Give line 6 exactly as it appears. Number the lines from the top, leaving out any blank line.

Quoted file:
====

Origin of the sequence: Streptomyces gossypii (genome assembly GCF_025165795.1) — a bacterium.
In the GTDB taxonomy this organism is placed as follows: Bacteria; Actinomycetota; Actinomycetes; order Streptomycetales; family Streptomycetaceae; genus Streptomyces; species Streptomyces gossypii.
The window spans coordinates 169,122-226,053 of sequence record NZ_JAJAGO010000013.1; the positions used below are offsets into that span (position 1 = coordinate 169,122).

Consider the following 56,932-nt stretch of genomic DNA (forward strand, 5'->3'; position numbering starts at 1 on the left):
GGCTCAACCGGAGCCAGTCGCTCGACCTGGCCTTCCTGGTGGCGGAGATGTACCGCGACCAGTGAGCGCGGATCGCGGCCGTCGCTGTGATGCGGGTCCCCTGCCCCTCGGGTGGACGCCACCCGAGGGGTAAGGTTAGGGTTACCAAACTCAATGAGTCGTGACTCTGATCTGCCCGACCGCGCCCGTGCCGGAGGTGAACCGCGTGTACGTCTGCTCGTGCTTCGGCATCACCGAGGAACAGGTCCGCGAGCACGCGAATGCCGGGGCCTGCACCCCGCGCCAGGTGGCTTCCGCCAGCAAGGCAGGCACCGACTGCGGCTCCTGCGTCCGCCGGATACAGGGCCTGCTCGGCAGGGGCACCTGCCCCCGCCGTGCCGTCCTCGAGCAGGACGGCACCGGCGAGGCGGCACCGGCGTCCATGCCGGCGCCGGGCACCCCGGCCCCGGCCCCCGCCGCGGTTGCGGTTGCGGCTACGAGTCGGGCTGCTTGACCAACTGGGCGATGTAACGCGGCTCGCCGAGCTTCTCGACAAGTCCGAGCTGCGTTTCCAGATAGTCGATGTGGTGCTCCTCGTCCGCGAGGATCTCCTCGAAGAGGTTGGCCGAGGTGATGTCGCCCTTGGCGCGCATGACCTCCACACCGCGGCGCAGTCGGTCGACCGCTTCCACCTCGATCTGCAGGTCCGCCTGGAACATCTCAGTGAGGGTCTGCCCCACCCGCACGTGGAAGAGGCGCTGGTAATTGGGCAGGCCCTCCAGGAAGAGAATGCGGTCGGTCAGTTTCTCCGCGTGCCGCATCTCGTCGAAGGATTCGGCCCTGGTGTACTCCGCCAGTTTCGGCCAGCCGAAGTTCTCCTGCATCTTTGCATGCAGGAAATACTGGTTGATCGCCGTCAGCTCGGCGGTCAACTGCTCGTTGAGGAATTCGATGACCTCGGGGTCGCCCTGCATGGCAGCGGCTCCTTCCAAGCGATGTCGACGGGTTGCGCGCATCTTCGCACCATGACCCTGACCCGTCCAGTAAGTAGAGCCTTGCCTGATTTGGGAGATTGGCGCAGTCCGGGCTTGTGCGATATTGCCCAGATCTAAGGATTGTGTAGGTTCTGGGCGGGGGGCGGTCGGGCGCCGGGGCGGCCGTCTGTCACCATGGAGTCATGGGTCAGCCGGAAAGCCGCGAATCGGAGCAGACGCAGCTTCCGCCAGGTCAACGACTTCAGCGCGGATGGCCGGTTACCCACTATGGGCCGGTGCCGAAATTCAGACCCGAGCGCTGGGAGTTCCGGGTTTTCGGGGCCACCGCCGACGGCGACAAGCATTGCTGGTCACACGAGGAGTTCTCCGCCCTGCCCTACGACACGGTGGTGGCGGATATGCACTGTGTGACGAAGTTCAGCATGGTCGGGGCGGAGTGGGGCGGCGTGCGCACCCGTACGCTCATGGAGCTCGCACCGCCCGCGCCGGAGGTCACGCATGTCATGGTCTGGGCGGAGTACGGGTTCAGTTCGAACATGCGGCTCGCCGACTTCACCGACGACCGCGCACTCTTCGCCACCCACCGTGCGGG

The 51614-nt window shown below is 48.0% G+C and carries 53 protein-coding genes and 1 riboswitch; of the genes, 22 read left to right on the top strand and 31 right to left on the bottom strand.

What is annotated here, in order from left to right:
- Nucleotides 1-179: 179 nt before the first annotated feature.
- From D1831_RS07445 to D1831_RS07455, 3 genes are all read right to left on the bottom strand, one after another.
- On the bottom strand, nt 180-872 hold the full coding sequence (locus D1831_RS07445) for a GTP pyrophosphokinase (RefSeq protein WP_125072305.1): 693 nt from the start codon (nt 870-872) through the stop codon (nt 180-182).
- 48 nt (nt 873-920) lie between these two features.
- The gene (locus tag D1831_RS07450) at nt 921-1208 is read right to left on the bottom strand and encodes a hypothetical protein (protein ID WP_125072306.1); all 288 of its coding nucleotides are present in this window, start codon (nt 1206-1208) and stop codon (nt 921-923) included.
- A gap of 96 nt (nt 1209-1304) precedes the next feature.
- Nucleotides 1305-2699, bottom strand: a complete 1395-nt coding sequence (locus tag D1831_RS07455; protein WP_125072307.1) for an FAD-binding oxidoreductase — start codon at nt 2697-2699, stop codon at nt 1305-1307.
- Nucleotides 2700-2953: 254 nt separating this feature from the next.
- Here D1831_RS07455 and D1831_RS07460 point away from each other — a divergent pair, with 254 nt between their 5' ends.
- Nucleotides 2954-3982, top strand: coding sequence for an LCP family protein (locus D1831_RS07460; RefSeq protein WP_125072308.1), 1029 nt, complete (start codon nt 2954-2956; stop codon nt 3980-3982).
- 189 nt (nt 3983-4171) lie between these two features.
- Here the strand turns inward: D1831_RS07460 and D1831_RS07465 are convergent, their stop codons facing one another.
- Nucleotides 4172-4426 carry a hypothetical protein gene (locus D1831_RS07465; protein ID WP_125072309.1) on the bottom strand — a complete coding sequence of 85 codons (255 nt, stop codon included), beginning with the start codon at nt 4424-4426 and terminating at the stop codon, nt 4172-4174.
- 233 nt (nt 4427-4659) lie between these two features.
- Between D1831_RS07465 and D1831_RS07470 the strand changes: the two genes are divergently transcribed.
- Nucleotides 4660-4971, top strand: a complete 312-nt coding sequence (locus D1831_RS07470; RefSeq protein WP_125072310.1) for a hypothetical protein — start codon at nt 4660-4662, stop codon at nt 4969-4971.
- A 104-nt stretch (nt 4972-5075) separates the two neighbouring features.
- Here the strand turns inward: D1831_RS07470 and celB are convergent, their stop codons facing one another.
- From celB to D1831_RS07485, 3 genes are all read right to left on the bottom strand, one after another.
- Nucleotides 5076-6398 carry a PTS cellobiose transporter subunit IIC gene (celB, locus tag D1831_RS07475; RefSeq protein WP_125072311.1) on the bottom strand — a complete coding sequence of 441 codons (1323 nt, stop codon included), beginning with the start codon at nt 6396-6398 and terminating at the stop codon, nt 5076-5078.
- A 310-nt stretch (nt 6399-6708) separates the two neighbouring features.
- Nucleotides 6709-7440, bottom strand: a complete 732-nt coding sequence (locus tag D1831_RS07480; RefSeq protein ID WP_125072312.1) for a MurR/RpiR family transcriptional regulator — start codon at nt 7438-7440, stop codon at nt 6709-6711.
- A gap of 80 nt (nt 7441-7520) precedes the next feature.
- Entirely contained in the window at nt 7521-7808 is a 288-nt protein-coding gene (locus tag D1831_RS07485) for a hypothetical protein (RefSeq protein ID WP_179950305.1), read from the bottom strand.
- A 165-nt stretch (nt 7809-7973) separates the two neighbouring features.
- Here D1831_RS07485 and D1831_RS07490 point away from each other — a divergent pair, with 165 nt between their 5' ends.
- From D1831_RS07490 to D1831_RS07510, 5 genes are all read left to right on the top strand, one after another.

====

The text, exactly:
The 51614-nt window shown below is 48.0% G+C and carries 53 protein-coding genes and 1 riboswitch; of the genes, 22 read left to right on the top strand and 31 right to left on the bottom strand.